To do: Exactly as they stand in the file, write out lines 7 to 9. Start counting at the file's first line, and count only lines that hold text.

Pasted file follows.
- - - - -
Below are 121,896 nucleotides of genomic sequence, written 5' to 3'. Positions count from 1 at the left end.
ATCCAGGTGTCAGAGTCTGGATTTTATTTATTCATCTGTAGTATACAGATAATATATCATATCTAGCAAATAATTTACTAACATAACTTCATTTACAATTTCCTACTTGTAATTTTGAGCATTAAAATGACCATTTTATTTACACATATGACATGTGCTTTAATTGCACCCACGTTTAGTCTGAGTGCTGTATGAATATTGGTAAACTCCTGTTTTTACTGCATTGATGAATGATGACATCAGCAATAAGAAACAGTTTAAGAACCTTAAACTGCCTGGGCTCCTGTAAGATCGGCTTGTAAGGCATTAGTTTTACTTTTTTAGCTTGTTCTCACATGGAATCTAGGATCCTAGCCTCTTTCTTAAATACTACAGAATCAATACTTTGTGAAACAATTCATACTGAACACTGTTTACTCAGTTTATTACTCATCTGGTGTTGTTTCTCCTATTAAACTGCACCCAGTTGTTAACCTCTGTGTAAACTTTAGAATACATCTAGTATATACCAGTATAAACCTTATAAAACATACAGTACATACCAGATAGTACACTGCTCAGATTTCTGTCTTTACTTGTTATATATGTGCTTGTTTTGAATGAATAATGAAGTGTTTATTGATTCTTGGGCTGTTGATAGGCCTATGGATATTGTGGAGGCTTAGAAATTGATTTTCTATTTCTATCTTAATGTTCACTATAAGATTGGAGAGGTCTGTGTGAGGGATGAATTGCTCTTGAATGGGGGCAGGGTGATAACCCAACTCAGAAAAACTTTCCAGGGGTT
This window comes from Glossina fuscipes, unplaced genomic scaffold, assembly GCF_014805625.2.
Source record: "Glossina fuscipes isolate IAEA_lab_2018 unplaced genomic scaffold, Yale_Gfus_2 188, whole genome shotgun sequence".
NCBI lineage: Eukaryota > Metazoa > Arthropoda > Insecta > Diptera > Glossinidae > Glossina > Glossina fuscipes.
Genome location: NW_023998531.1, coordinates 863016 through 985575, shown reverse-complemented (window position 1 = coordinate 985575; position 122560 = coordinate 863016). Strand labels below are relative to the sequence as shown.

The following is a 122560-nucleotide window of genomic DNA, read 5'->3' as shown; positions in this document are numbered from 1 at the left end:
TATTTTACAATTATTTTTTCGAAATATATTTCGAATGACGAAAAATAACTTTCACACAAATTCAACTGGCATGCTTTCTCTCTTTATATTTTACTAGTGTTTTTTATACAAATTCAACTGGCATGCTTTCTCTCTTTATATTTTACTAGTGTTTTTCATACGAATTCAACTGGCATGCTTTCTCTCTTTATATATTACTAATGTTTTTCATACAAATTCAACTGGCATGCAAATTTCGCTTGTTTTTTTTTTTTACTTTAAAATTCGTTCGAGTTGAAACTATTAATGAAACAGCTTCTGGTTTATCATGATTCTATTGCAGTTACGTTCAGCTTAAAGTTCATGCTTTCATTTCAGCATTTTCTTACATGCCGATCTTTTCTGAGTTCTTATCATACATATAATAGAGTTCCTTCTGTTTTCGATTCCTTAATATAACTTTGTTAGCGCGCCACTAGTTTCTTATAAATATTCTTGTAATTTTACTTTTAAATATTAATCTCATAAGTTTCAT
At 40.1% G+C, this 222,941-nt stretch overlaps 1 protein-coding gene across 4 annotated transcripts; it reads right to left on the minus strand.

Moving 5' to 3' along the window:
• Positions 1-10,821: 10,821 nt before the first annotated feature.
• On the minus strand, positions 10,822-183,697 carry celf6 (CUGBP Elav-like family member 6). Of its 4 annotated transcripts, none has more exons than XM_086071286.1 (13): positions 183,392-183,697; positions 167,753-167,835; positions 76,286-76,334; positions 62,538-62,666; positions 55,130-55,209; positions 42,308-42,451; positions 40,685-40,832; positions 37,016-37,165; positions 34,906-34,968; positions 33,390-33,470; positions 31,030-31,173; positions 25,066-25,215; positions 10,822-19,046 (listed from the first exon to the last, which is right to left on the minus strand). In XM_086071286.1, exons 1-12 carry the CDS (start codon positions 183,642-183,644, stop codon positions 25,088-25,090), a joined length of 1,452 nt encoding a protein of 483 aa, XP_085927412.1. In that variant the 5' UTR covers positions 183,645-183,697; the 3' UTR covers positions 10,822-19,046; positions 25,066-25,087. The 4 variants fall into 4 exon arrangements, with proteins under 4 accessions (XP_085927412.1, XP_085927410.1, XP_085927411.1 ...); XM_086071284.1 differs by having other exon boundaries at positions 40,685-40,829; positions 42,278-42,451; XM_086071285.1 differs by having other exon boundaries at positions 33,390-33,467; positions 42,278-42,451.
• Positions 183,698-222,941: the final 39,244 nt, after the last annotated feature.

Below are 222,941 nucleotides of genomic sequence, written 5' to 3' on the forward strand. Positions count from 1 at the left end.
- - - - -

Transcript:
The following is a 122560-nucleotide window of genomic DNA, read 5'->3' as shown; positions in this document are numbered from 1 at the left end:
TATTTTACAATTATTTTTTCGAAATATATTTCGAATGACGAAAAATAACTTTCACACAAATTCAACTGGCATGCTTTCTCTCTTTATATTTTACTAGTGTTTTTTATACAAATTCAACTGGCATGCTTTCTCTCTTTATATTTTACTAGTGTTTTTCATACGAATTCAACTGGCATGCTTTCTCTCTTTATATATTACTAATGTTTTTCATACAAATTCAACTGGCATGCAAATTTCGCTTGTTTTTTTTTTTTACTTTAAAATTCGTTCGAGTTGAAACTATTAATGAAACAGCTTCTGGTTTATCATGATTCTATTGCAGTTACGTTCAGCTTAAAGTTCATGCTTTCATTTCAGCATTTTCTTACATGCCGATCTTTTCTGAGTTCTTATCATACATATAATAGAGTTCCTTCTGTTTTCGATTCCTTAATATAACTTTGTTAGCGCGCCACTAGTTTCTTATAAATATTCTTGTAATTTTACTTTTAAATATTAATCTCATAAGTTTCAT
At 40.1% G+C, this 222,941-nt stretch overlaps 1 protein-coding gene across 4 annotated transcripts; it reads right to left on the minus strand.